Urquhart concludes, "Essentially, the government has decided to create the framework for a regional transportation authority and worry about the details later." How true but how sad that in the third year of the McGuinty mandate, after announcing this three, four times, whatever, they still don't have these types of details worked out. It sounds like they had to rush outside the door, right? They wrapped the present nicely, but there's actually nothing inside the box.

"Toronto city council will appoint four of the 11 board members; the 905 municipalities, five; and the province, two," Urquhart adds at the end of his column, indicating the lack of confidence he has, as somebody who follows the issue quite closely, that the GTTA will actually accomplish what it has boasted to do.

I know my colleague the critic knows this issue very well and has spoken very eloquently on this and other transportation issues in the House. I won't belabour some of the points he made except my skepticism that the GTTA is anything more than a toothless entity.

Mr. Gilles Bisson (Timmins-James Bay): Aw.

Mr. Hudak: I don't mean to be skeptical, I say to my friend from Timmins. I think my friend from Timmins probably said similar things. As you know, the member from Timmins, whom I respect greatly and have enjoyed sitting with in the Legislature for a number of years, and I don't always agree on all the issues.

Mr. Bisson: I thought it was the greater Timmins area, though.

Mr. Hudak: There was something by the Minister of Transportation about running GO Transit to Kenora, in response to the question from the leader of the third party, which was rather interesting.

Let me as well make some comments about, sadly, the lack of activity at the Ministry of Transportation, as I have discussed. We all know what some of the problems are there.

The other project that we have seen absolutely no progress on -- in fact, we have gone backwards -- is the mid-peninsula corridor. Members here know that the mid-peninsula corridor would be a major artery of investment in tourism for efficient travel through Niagara, through Hamilton, into the GTA. It would help out those constituents in Mississauga as well by taking some of the pressure off the Queen Elizabeth Way. A needs assessment was done in 2001 that clearly demonstrated the that mid-peninsula corridor was needed. Terms of reference were being consulted upon. The next stage was their submission.

When the Dalton McGuinty government took office, one of their first moves, sadly, was to take that needs assessment study, done by Minister Brad Clark at the time, an excellent transportation minister, crumple that up, toss it out the window and start from scratch. Five years of work: lost. Lord knows how many millions of dollars were invested in those studies. All good studies, broad consultations, all tossed out the window. You know why? Because they couldn't make a decision whether to proceed with the highway or not. They're trying to hide behind more studies, at great expense to taxpayers, at great loss of investment to the people of Niagara and Hamilton, because they can't make up their mind.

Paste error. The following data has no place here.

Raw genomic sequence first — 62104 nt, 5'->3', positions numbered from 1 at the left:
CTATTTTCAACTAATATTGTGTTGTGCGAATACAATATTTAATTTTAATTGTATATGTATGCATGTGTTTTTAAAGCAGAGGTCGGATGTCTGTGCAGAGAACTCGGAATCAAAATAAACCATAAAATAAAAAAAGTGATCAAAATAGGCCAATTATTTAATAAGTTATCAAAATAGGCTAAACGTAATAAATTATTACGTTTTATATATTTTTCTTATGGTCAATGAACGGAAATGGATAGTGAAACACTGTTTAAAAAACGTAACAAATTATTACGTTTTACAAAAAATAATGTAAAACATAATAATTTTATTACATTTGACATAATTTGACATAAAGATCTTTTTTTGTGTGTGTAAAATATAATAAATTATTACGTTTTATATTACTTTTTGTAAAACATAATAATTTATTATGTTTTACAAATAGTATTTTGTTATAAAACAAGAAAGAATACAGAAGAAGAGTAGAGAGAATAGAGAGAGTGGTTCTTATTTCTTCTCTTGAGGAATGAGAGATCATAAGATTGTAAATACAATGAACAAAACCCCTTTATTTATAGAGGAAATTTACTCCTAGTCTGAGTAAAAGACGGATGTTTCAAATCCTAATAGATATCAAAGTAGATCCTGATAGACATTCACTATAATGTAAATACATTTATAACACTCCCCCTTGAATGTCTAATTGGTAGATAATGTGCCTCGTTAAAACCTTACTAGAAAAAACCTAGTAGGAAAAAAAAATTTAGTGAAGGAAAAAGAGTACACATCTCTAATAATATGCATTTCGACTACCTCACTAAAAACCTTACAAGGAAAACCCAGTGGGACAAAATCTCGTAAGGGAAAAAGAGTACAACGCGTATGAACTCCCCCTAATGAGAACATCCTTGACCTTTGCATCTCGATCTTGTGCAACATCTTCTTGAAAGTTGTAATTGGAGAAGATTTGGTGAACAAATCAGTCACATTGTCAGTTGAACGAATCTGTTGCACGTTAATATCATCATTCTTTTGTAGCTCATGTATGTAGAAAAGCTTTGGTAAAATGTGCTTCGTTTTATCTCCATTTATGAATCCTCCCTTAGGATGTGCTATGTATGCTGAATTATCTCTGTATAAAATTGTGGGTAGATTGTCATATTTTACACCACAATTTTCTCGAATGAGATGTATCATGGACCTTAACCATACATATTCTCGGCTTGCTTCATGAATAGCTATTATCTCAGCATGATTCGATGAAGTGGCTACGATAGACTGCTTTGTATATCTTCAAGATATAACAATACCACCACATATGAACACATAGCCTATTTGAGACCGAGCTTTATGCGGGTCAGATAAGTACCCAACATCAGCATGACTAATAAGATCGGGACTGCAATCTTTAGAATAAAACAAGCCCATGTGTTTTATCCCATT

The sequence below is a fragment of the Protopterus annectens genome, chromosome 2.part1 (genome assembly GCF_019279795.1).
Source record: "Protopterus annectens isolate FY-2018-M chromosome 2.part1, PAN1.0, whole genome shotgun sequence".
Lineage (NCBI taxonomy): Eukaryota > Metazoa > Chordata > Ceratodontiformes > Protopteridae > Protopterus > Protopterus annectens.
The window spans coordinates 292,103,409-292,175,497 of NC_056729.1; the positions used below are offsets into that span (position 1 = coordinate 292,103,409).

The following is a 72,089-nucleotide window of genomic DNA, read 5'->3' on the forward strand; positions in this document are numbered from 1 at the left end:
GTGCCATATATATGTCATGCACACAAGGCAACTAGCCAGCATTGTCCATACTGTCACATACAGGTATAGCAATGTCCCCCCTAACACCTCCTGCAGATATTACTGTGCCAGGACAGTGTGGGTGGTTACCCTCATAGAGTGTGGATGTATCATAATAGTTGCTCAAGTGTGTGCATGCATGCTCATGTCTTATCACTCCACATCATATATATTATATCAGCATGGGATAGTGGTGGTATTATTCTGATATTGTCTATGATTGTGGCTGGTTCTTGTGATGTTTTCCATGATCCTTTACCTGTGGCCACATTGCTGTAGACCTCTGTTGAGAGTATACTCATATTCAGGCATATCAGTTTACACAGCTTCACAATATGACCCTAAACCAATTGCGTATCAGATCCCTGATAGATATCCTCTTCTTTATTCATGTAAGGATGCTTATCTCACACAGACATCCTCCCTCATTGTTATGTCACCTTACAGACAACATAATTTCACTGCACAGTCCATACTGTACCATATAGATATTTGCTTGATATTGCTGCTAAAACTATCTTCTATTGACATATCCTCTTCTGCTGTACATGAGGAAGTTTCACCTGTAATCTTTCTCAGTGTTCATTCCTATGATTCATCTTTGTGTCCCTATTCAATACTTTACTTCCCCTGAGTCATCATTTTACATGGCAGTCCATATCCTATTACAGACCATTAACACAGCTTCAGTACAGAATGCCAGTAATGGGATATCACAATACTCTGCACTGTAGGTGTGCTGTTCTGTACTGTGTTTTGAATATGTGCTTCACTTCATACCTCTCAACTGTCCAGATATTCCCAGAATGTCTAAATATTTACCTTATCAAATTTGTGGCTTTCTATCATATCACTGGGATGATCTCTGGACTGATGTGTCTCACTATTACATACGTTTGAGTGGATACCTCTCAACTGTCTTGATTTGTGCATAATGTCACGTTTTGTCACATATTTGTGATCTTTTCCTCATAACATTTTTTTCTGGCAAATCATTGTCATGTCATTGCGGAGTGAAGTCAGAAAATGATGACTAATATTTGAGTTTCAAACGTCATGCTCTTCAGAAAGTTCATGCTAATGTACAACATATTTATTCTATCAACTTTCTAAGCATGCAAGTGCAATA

I have asked Minister Takhar over and over again about timelines, about his dedication to the project, and over and over again, a lack of answers, and over and over again, the goal posts are reset, so this project moves farther and farther into the future.

It is absolutely incredible for me to contemplate that here we stand in May 2006 and the terms of reference have not yet even been approved by the Ministry of the Environment. I can't blame them, because it took until -- what? -- December or January for the Minister of Transportation to even submit the things, despite the fact that the consultations had happened in the past, despite the fact that they'd been studied before and despite the fact that the terms of reference had been written years and years ago. But it took until December or January for the minister to submit them, and they still rest there at the Ministry of the Environment.

Minister Takhar, one known for not always keeping promises, told chair Peter Partington and the municipal leaders in Niagara, and I'm sure Hamilton as well, that by February they would be out and we would be moving ahead in 2006. Meanwhile, of course, it was 2001 when the needs assessment was done. Then February came by, February passed, no action. In March, the minister says, "Don't worry, people of Niagara and Hamilton, don't fret, it will be in March." March passes, no progress. April passes. Now May. Delay after delay, broken promise after broken promise. I don't know what's happening at the Ministry of Transportation. Lord knows, they weren't working on this GTTA for three years. They've cobbled something together in the last couple of months to put before the House.


Mr. Hudak: I hope Mr. McNeely is pushing for it. I could really count on his support. I know he's from Ottawa, but I think he cares. I sense that he cares about Niagara and Hamilton. He wants to see that highway proceed. I would call upon him to put his full capacity as parliamentary assistant to the Minister of Transportation behind this project and move it forward, because it is shameful, it is sad and it is absolutely unbelievable that we stand here in the third term of the McGuinty government and no progress of note on the mid-peninsula corridor. Think of the loss of investment, think of the loss of jobs.